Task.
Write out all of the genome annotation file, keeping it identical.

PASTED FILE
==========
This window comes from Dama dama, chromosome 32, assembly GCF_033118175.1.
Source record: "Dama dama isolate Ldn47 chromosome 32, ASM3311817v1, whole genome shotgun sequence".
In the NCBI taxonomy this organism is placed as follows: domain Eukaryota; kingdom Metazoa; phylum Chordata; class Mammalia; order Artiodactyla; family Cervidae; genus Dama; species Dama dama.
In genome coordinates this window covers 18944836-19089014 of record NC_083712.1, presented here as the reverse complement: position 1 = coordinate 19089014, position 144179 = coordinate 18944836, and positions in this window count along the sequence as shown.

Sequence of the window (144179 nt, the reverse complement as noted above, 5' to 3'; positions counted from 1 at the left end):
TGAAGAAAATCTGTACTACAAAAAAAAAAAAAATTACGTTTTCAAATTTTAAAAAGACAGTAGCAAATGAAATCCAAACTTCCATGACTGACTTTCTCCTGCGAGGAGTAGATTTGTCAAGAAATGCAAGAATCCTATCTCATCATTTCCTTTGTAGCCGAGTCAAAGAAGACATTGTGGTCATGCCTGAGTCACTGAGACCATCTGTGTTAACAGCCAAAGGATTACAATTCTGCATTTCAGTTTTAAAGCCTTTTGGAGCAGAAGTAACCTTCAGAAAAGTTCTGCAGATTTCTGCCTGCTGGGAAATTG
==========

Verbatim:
This window comes from Dama dama, chromosome 32, assembly GCF_033118175.1.
Source record: "Dama dama isolate Ldn47 chromosome 32, ASM3311817v1, whole genome shotgun sequence".
In the NCBI taxonomy this organism is placed as follows: domain Eukaryota; kingdom Metazoa; phylum Chordata; class Mammalia; order Artiodactyla; family Cervidae; genus Dama; species Dama dama.
In genome coordinates this window covers 18944836-19089014 of record NC_083712.1, presented here as the reverse complement: position 1 = coordinate 19089014, position 144179 = coordinate 18944836, and positions in this window count along the sequence as shown.

Sequence of the window (144179 nt, the reverse complement as noted above, 5' to 3'; positions counted from 1 at the left end):
TGAAGAAAATCTGTACTACAAAAAAAAAAAAAATTACGTTTTCAAATTTTAAAAAGACAGTAGCAAATGAAATCCAAACTTCCATGACTGACTTTCTCCTGCGAGGAGTAGATTTGTCAAGAAATGCAAGAATCCTATCTCATCATTTCCTTTGTAGCCGAGTCAAAGAAGACATTGTGGTCATGCCTGAGTCACTGAGACCATCTGTGTTAACAGCCAAAGGATTACAATTCTGCATTTCAGTTTTAAAGCCTTTTGGAGCAGAAGTAACCTTCAGAAAAGTTCTGCAGATTTCTGCCTGCTGGGAAATTG